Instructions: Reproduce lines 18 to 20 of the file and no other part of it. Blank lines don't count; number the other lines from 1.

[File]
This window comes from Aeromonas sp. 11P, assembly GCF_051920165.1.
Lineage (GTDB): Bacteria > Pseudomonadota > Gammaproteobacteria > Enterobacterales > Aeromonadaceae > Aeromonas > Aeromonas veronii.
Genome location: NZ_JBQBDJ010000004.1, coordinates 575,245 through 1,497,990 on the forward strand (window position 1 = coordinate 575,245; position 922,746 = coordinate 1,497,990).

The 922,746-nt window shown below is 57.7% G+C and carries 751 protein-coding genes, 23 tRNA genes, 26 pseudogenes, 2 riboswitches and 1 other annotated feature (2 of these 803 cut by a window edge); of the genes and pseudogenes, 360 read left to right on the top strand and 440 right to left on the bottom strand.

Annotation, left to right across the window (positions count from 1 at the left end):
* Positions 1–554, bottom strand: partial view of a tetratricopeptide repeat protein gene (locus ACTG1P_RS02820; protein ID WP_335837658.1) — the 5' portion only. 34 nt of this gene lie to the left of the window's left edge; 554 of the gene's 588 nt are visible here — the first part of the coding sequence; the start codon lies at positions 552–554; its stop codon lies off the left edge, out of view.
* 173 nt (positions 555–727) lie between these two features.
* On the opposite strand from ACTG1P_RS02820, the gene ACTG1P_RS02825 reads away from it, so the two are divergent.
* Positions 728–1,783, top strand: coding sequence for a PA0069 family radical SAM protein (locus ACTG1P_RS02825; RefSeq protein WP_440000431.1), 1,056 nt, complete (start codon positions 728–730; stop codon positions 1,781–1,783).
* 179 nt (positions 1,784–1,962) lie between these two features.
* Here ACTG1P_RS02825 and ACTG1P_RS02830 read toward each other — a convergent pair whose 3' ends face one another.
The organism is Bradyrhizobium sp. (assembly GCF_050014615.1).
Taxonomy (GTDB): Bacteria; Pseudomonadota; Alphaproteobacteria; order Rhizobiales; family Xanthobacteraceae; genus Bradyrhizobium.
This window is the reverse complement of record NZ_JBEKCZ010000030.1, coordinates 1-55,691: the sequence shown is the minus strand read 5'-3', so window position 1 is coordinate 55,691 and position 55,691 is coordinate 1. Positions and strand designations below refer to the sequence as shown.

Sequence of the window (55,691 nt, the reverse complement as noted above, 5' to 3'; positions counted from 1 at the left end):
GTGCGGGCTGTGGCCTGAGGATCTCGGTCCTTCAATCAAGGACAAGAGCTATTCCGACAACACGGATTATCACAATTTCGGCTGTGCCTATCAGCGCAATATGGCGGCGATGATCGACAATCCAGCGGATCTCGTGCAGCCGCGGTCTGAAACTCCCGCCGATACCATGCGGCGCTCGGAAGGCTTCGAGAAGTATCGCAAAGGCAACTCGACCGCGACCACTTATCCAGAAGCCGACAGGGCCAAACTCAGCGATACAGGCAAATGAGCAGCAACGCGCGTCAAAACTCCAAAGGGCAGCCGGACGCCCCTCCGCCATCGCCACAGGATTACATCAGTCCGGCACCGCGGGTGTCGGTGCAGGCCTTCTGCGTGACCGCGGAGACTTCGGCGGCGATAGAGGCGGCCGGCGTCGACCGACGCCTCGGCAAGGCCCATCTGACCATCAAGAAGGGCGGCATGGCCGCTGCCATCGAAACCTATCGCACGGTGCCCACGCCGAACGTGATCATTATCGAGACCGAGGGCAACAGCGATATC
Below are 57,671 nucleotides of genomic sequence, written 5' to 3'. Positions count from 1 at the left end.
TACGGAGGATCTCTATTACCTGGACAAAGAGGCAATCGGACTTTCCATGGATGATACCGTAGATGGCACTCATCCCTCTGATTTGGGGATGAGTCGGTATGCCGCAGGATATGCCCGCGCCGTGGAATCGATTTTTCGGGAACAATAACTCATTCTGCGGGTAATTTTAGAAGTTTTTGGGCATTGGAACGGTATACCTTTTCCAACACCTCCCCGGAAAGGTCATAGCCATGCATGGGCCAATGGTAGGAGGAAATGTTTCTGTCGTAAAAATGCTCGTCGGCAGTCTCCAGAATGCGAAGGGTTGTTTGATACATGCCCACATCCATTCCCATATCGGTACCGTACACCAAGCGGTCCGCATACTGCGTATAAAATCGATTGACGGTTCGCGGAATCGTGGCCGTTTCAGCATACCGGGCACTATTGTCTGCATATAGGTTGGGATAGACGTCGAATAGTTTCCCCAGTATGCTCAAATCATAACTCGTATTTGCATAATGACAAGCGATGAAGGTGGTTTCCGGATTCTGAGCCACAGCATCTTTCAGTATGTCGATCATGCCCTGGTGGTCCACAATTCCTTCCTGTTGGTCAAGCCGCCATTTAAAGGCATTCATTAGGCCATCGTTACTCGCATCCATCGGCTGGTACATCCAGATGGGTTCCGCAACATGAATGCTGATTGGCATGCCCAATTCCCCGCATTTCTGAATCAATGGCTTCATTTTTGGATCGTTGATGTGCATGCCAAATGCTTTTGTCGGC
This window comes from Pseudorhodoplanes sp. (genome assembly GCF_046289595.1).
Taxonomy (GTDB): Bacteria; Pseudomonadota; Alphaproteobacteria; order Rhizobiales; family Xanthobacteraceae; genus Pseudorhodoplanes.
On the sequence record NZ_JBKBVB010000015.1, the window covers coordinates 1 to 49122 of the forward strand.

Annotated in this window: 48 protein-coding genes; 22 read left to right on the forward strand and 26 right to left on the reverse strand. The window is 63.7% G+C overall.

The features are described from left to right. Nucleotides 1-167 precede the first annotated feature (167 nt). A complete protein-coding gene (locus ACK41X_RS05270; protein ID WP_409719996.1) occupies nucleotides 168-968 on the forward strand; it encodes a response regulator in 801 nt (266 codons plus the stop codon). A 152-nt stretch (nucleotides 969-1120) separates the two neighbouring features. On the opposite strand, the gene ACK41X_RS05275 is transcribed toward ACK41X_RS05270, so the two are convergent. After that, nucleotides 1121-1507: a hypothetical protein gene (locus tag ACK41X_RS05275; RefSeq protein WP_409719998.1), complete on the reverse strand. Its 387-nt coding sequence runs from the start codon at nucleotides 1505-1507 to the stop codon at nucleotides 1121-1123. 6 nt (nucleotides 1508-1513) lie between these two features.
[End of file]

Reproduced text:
TACGGAGGATCTCTATTACCTGGACAAAGAGGCAATCGGACTTTCCATGGATGATACCGTAGATGGCACTCATCCCTCTGATTTGGGGATGAGTCGGTATGCCGCAGGATATGCCCGCGCCGTGGAATCGATTTTTCGGGAACAATAACTCATTCTGCGGGTAATTTTAGAAGTTTTTGGGCATTGGAACGGTATACCTTTTCCAACACCTCCCCGGAAAGGTCATAGCCATGCATGGGCCAATGGTAGGAGGAAATGTTTCTGTCGTAAAAATGCTCGTCGGCAGTCTCCAGAATGCGAAGGGTTGTTTGATACATGCCCACATCCATTCCCATATCGGTACCGTACACCAAGCGGTCCGCATACTGCGTATAAAATCGATTGACGGTTCGCGGAATCGTGGCCGTTTCAGCATACCGGGCACTATTGTCTGCATATAGGTTGGGATAGACGTCGAATAGTTTCCCCAGTATGCTCAAATCATAACTCGTATTTGCATAATGACAAGCGATGAAGGTGGTTTCCGGATTCTGAGCCACAGCATCTTTCAGTATGTCGATCATGCCCTGGTGGTCCACAATTCCTTCCTGTTGGTCAAGCCGCCATTTAAAGGCATTCATTAGGCCATCGTTACTCGCATCCATCGGCTGGTACATCCAGATGGGTTCCGCAACATGAATGCTGATTGGCATGCCCAATTCCCCGCATTTCTGAATCAATGGCTTCATTTTTGGATCGTTGATGTGCATGCCAAATGCTTTTGTCGGC
This window comes from Pseudorhodoplanes sp. (genome assembly GCF_046289595.1).
Taxonomy (GTDB): Bacteria; Pseudomonadota; Alphaproteobacteria; order Rhizobiales; family Xanthobacteraceae; genus Pseudorhodoplanes.